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Which is the costlier sex?: Sexual dimorphism and resource allocation in a dioecious herb, Silene dioica
Umeå University, Faculty of Science and Technology, Department of Ecology and Environmental Sciences.
2011 (English)Independent thesis Advanced level (degree of Master (Two Years)), 20 credits / 30 HE creditsStudent thesis
Abstract [en]

Life-history theory proposes that different activities, such as growth, maintenance and reproduction compete for limited resources and therefore, life-history traits are bound together by physiological trade-offs. In dioecious species, females are assumed to invest a higher amount of resources in reproduction in comparison with males and this higher investment in reproduction is then assumed to have numerous consequences for the expression of other life-history traits. Some recent papers have, however, suggested that although common, this investment pattern may not be the case in all dioecious plant species. One notable exception is Silene latifolia. Therefore, I examined whether the male sex could be investing more in reproduction than females in a closely related Silene species, Silene dioica. This study was carried out on three islands in the Skeppsvik Archipelago, Umeå, where I examined possible differences between the sexes in different life history traits. On each island, 20 patches were laid out in two different successional zones. In each patch, flowering date was recorded and stem diameter, length and width of cauline leaves, flower diameter, and number of open flowers on male and female plants was measured. At the end of the study, flowering stems were collected and thereafter dried so they could be weighed to estimate biomass allocated to male and female vegetative and reproductive structures. The hypothesis that males of S. dioica should have a higher reproductive cost seemed to be confirmed since males started flowering earlier, produced more and larger flowers, produced smaller and fewer leaves and thinner stems. The males also allocated a greater proportion of their total biomass to reproductive parts and as a consequence, had a higher sink to source ratio. This study has shown that there are exceptions to the "rule" of females having a higher cost of reproduction and when doing research on dioecious species, it is important not to assume that only one and the same sex has the higher investment in reproduction in all species. This higher cost may have consequences for survival and reproductive fitness and can select for differences in other ecological traits, such as phenology, growth, chemical composition and morphology, which could in turn affect the competitive ability and the susceptibility to herbivores and pathogens.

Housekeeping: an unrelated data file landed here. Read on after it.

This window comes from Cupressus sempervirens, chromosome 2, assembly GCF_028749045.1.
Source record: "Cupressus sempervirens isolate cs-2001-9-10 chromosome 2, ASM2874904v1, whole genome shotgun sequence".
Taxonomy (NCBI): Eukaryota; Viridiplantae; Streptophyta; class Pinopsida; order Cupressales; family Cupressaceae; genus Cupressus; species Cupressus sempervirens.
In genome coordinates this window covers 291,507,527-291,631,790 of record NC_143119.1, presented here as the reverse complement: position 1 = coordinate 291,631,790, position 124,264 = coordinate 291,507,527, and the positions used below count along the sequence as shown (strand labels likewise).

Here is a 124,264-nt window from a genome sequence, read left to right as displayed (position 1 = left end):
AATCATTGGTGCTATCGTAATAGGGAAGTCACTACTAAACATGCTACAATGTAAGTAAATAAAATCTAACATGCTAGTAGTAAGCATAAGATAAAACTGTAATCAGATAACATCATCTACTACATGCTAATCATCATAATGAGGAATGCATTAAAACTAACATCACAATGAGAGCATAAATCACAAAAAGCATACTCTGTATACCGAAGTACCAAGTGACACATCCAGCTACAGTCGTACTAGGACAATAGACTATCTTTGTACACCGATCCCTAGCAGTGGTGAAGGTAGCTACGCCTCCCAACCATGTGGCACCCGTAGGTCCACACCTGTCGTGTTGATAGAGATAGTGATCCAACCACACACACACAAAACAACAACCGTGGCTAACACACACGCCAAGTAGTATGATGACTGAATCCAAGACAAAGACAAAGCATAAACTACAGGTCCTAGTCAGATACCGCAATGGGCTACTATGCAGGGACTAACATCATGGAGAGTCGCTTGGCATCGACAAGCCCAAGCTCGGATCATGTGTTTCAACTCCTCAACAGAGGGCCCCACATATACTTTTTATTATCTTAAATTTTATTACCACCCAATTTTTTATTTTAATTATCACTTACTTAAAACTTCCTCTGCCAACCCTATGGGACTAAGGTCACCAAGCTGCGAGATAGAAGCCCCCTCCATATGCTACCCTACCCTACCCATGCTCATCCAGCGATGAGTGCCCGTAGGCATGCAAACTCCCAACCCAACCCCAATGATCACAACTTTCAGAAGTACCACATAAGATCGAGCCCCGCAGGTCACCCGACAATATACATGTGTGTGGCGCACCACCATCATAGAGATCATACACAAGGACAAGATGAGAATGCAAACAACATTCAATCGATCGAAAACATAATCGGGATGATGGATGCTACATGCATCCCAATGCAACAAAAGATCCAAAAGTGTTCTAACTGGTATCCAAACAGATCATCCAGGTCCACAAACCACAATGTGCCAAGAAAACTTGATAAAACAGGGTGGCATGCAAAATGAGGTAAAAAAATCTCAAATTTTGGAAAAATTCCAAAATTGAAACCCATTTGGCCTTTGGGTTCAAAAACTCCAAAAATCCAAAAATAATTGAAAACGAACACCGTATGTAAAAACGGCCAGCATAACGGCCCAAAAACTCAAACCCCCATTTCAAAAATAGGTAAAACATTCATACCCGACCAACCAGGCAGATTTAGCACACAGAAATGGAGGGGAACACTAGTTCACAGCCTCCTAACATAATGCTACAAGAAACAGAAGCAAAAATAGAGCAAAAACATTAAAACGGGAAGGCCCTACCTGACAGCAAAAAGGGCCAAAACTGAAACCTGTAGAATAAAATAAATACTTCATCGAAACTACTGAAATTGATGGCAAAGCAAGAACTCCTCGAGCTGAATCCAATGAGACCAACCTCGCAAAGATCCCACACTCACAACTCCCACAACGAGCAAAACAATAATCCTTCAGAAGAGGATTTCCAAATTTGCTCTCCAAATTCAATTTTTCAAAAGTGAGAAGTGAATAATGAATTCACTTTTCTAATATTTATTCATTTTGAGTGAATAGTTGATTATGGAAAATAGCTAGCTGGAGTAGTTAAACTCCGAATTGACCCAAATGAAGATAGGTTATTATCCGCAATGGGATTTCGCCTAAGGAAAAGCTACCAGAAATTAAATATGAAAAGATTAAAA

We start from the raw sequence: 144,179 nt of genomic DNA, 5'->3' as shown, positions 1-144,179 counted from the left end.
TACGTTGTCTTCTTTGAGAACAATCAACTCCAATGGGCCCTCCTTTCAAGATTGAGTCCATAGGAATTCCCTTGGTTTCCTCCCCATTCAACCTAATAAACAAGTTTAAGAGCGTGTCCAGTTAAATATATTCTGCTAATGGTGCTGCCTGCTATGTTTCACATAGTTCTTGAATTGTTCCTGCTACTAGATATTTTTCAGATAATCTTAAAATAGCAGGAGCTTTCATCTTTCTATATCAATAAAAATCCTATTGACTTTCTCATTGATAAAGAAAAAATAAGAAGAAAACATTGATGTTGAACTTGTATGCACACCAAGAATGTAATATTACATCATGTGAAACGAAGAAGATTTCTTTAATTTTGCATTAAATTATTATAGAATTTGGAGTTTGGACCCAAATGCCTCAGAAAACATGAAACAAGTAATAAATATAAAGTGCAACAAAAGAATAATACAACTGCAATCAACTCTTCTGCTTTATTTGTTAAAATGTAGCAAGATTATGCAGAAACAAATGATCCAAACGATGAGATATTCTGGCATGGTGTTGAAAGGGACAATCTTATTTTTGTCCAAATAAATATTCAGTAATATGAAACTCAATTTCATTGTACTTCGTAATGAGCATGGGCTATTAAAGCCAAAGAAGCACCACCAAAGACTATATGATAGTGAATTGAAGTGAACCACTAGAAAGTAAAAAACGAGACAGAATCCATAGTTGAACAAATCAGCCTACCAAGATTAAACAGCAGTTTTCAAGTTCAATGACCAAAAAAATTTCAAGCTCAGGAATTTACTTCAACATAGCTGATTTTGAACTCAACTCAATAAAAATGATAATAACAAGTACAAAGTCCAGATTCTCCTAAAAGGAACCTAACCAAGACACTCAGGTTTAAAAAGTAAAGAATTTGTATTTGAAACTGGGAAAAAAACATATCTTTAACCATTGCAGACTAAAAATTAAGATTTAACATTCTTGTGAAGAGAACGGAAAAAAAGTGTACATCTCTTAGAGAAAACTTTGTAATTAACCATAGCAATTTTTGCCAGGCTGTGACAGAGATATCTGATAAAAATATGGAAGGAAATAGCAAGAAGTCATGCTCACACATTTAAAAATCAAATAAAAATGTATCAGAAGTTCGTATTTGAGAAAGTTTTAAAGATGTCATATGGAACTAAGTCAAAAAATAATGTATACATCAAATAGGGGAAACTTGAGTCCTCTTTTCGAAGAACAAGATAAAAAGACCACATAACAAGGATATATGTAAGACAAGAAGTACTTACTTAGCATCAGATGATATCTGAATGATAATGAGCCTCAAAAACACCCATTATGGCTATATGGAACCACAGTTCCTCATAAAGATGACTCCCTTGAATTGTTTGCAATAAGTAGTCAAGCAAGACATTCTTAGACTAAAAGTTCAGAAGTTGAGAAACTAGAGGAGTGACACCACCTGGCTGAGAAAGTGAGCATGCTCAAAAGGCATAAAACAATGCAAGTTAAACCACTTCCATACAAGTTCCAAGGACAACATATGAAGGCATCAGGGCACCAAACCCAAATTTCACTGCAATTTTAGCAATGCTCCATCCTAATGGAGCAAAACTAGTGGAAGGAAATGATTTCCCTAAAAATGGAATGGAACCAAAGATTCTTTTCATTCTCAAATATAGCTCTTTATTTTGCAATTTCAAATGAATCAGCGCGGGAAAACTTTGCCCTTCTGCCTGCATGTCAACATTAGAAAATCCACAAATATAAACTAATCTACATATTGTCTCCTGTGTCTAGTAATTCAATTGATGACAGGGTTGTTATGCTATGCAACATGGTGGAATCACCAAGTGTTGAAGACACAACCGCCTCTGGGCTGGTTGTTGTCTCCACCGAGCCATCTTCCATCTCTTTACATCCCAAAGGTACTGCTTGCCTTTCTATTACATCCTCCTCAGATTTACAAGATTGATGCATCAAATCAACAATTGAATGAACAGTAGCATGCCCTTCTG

Place, publisher, year, edition, pages
2011. , 27 p.
Keyword [en]
sexual dimorphism, resource allocation, cost of reproduction
National Category
Other Biological Topics
URN: urn:nbn:se:umu:diva-45060OAI: diva2:425147
Life Earth Science
Available from: 2012-02-12 Created: 2011-06-20 Last updated: 2012-02-12Bibliographically approved

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